It’s apple-picking season again. The leaves are just starting to turn and the sky is so blue it hurts to look at it for too long. We pull our woolen sweaters out of the attic, and they’re infused with the odors of campfire and pine needle and freshly fallen snow, which remind us that the winter is long and we’ll need many jars of Bon Iver’s famous apple butter to smother on thick slabs of country toast for fortification.
On the way to the orchard, we make up a song about apple butter and sing it over and over at the top of our lungs, changing the lyrics slightly each time. We arrive just as we’ve run out of words that rhyme with butter and we tumble out of the pickup and get to work. Three hours in, neither of us can feel our hands anymore and we’ve filled so many barrels we’re not sure they’ll all fit in the bed of the truck. “You’ve earned a break,” Bon Iver says while he spreads the Swiss Army blanket under a tree. He lifts an upside down barrel to reveal a bag of warm cider donuts and a thermos full of an Earl Gray and bourbon concoction that starts to bring the feeling back to my fingers and toes.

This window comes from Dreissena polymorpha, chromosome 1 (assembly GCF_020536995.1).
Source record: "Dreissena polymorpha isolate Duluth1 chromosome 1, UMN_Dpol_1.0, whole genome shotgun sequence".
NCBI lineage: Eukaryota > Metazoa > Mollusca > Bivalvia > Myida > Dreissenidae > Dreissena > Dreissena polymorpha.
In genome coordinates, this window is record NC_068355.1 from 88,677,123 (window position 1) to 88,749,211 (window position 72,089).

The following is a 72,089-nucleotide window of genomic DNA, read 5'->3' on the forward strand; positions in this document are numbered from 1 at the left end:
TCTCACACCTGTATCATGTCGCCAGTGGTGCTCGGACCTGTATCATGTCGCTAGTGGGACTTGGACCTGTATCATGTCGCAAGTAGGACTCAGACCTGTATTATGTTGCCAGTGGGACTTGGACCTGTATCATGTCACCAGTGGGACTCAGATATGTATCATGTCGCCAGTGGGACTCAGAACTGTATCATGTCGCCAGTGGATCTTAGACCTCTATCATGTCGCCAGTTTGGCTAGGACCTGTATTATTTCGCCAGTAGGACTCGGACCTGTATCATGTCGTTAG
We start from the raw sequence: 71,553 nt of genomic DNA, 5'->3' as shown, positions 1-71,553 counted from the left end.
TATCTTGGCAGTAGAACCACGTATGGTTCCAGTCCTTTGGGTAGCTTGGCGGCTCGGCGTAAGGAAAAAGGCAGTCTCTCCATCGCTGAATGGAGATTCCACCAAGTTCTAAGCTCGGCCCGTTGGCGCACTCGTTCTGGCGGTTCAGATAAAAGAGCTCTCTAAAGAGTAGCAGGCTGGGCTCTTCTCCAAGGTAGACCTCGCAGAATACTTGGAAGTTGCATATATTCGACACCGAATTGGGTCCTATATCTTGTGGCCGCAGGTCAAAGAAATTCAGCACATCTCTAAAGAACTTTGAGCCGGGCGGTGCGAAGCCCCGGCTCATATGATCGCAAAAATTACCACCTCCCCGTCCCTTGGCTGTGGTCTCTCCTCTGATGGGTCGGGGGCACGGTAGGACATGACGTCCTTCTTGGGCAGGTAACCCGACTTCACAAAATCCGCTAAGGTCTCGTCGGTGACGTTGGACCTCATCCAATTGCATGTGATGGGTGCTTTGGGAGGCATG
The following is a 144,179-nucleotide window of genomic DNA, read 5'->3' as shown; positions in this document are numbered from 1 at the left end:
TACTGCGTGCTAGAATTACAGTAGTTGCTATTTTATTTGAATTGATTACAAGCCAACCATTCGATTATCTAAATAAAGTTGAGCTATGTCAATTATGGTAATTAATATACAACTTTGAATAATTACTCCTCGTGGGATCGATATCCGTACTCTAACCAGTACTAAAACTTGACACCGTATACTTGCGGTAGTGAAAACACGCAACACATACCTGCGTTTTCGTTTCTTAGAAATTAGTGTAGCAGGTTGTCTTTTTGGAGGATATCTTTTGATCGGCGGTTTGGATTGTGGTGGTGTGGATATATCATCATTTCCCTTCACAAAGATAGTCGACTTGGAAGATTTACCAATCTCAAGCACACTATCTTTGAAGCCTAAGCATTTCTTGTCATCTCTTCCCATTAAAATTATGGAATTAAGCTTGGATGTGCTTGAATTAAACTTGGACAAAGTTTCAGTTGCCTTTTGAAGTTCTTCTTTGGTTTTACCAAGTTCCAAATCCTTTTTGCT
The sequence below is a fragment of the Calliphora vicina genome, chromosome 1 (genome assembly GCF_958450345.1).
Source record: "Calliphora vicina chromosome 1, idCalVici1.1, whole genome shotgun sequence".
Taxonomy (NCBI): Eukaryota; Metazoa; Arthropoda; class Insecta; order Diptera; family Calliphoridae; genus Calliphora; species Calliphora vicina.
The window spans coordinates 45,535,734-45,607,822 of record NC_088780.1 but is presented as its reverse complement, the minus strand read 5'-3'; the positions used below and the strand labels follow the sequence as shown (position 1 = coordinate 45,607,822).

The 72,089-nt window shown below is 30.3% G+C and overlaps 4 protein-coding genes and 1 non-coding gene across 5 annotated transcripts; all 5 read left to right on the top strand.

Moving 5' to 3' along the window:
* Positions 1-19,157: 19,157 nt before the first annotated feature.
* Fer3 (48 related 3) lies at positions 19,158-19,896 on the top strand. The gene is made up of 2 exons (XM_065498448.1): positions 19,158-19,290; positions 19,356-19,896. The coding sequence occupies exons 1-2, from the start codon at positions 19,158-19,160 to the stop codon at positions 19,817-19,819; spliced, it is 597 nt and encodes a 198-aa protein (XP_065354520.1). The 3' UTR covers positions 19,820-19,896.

His beard is full of cinnamon sugar and his breath smells faintly of bourbon and tea and his hands are cold and rough, the winter wood-chopping callouses just starting to form, and he whispers, “Let me remind you how we stayed warm last winter.” And I let him, even though I never forgot.